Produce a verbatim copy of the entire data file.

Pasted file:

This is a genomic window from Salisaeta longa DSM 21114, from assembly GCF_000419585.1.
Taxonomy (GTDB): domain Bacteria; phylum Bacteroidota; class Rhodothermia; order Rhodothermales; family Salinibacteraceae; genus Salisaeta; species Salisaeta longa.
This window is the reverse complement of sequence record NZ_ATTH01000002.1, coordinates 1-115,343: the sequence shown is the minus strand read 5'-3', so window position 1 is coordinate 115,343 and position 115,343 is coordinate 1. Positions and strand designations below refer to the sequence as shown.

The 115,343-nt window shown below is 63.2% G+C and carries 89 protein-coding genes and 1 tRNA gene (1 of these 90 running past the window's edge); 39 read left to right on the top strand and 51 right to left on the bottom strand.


This is a genomic window from Salisaeta longa DSM 21114, from assembly GCF_000419585.1.
Taxonomy (GTDB): domain Bacteria; phylum Bacteroidota; class Rhodothermia; order Rhodothermales; family Salinibacteraceae; genus Salisaeta; species Salisaeta longa.
This window is the reverse complement of sequence record NZ_ATTH01000002.1, coordinates 1-115,343: the sequence shown is the minus strand read 5'-3', so window position 1 is coordinate 115,343 and position 115,343 is coordinate 1. Positions and strand designations below refer to the sequence as shown.

The 115,343-nt window shown below is 63.2% G+C and carries 89 protein-coding genes and 1 tRNA gene (1 of these 90 running past the window's edge); 39 read left to right on the top strand and 51 right to left on the bottom strand.